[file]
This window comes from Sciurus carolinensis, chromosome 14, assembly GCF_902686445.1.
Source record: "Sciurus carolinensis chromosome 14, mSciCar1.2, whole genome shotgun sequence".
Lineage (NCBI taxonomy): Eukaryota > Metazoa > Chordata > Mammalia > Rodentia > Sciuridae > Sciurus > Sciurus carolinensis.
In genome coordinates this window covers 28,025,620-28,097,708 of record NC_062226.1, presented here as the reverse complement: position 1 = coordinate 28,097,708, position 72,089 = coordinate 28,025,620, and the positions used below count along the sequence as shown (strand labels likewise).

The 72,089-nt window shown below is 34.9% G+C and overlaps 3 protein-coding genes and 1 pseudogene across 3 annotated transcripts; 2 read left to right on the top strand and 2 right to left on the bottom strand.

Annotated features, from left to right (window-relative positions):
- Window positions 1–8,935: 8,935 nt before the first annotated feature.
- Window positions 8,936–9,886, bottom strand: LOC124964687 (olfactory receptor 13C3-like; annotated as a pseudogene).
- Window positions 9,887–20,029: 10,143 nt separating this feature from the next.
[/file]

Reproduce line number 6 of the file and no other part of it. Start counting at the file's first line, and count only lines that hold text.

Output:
Annotated features, from left to right (window-relative positions):